This approach is ill suited to the digital age, in which people reveal a great deal of information about themselves to third parties in the course of carrying out mundane tasks. People disclose the phone numbers that they dial or text to their cellular providers; the URLs that they visit and the e-mail addresses with which they correspond to their Internet service providers; and the books, groceries, and medications they purchase to online retailers.
Not only has technology changed both the quality and quantity of the data we voluntarily provide to third parties (and, perhaps, the extent to which such actions really are "voluntary"); it has also dramatically increased the government's ability to collect larger percentages of such data, to aggregate the collected data from different sources, and to mine the aggregated data for pre-determined selectors, including specific individuals, types of transactions, or other physical or transactional patterns.
So not only are we sharing far more data with third parties than we did in the 1970s (when the third-party doctrine was articulated), but the government is in a far better position today to use that data to obtain information about us that we might not want it to have.
CSLI is a textbook example of this phenomenon. When the Supreme Court first set out the parameters of the third-party doctrine, phone records could often place an individual in their home or office when they were making and receiving telephone calls, but not otherwise or elsewhere. CSLI, in contrast, is the phone company's data of which cellular towers its customers are "pinging" when they're using their cell phones for almost any purpose (and, much of the time, even when they're not), data that can, depending upon the circumstances, be used quite accurately to pinpoint the specific locations of specific individuals at specific times—and not just in their home or office. (When customers have activated the GPS on their phones, the tracking of their location is even more accurate.)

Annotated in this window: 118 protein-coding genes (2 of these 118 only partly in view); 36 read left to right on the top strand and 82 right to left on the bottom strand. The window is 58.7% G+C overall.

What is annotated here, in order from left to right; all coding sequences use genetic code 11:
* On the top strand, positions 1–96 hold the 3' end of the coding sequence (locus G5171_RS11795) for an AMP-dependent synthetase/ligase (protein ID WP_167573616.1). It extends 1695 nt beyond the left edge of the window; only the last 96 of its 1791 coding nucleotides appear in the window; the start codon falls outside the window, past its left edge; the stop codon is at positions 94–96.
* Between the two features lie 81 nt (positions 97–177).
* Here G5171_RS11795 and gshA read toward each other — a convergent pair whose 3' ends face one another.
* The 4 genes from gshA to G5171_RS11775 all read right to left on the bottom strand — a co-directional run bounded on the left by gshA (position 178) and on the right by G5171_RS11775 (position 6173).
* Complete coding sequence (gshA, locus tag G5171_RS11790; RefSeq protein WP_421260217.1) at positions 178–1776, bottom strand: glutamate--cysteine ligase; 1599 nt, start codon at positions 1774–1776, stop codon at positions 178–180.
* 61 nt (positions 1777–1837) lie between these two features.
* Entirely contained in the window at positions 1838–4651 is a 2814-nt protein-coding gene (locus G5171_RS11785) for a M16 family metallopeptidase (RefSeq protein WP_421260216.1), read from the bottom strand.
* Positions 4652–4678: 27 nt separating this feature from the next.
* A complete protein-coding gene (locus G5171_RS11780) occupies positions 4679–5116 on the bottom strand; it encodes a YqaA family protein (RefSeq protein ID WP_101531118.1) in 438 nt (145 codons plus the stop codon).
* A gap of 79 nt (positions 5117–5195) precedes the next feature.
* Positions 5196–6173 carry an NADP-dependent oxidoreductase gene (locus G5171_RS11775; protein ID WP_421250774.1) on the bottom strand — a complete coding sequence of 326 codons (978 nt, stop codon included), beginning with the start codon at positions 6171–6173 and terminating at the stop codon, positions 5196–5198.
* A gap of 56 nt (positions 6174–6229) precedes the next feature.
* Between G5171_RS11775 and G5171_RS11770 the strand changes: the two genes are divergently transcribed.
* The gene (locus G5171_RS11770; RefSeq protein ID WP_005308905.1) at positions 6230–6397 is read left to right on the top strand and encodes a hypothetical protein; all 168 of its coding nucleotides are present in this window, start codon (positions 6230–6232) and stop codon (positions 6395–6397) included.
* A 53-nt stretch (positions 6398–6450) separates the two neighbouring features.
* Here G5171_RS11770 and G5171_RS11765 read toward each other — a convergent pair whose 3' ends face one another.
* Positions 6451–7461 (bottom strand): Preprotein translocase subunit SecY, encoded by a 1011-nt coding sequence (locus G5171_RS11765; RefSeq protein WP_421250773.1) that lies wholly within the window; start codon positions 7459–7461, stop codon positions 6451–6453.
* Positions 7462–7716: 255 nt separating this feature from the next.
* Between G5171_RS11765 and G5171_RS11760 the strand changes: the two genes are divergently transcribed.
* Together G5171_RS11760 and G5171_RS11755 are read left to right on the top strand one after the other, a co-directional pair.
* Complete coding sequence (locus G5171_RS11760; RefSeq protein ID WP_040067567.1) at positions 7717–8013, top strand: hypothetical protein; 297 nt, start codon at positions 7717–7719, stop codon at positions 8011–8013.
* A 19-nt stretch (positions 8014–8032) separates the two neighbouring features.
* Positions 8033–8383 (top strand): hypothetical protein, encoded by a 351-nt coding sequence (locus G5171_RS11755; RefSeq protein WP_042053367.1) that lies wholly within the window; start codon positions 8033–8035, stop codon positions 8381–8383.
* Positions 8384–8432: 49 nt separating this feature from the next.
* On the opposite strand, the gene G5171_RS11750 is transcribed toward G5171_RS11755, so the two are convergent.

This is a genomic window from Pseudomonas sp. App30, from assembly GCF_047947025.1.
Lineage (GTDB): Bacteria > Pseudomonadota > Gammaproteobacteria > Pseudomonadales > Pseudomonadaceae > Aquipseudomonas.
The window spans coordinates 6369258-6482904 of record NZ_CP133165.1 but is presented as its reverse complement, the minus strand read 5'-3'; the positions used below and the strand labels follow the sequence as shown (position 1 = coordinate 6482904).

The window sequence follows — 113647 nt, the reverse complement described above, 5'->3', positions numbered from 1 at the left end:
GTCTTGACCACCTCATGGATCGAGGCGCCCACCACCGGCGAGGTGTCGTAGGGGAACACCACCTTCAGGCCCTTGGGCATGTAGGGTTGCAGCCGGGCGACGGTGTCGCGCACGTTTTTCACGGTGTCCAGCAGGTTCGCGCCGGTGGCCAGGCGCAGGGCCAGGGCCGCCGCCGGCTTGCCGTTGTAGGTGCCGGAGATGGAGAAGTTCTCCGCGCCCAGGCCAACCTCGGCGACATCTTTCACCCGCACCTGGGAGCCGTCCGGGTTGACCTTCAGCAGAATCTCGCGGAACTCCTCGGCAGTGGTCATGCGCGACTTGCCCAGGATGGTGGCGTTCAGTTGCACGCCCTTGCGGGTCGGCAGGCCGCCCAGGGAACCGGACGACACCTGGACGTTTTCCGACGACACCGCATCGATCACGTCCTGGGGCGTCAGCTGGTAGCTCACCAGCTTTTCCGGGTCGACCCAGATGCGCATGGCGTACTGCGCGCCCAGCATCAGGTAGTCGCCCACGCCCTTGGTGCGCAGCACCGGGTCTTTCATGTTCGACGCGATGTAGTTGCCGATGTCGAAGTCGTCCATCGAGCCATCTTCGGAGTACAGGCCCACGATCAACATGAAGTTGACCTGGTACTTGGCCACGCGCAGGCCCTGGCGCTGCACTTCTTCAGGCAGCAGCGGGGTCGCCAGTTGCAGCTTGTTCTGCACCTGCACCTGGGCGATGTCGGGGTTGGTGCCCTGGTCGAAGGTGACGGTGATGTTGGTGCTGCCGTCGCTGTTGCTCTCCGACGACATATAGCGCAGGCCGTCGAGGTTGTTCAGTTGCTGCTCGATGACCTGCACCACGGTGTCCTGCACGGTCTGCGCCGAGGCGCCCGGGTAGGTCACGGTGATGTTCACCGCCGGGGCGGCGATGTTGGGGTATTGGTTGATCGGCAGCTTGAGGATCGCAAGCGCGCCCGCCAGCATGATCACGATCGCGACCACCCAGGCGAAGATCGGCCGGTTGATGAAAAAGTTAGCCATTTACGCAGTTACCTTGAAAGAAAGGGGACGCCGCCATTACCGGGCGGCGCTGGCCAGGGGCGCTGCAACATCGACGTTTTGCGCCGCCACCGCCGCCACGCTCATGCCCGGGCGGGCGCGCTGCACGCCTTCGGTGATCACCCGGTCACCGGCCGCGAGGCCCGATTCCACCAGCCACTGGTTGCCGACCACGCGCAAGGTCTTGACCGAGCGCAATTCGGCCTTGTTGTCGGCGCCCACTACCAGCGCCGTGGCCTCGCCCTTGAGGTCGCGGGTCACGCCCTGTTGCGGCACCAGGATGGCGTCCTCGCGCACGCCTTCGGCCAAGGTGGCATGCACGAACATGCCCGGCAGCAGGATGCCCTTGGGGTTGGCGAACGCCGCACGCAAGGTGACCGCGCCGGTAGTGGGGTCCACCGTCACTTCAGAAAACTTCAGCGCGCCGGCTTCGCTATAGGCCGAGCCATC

"Historical" CSLI—the data at issue in Carpenter—is when one customer's CSLI is aggregated over time to study their patterns of movement—to follow them, in effect, by following the cell towers being utilized by their cell phone. If, as the lower courts concluded in Carpenter, we have no expectation of privacy in historical CSLI, then the government could theoretically keep near-constant tabs on every American who uses a cell phone—a rather Orwellian proposition, even by today's standards. In addition to the constant surveillance issue, the technology could also track us within our homes—traditionally the most private of places.
The government could theoretically keep near-constant tabs on every American who uses a cell phone...
To be sure, there is substantial debate over the numerous alternatives to the third-party doctrine, and exactly where courts should draw the line between when we do have an expectation of privacy in information like historical CSLI, and when we do not.
But the Supreme Court's decision to grant certiorari in Carpenter suggests, at the very least, that the Justices are interested in asking—and answering that question. Right now, we don't have any good indications on how they might rule. In Jones, a 2012 case on whether police could attach a GPS tracker to a car without triggering the Fourth Amendment, the Supreme Court unanimously answered that question in the negative, but disagreed as to exactly why. Complicating matters further, Justice Antonin Scalia (who wrote the majority opinion in Jones) has been replaced by Justice Neil Gorsuch—whose vote may well be decisive.
But however the justice vote in Carpenter, the implications for Fourth Amendment jurisprudence—and for the relationship between new technology and constitutional understandings of privacy—will be profound.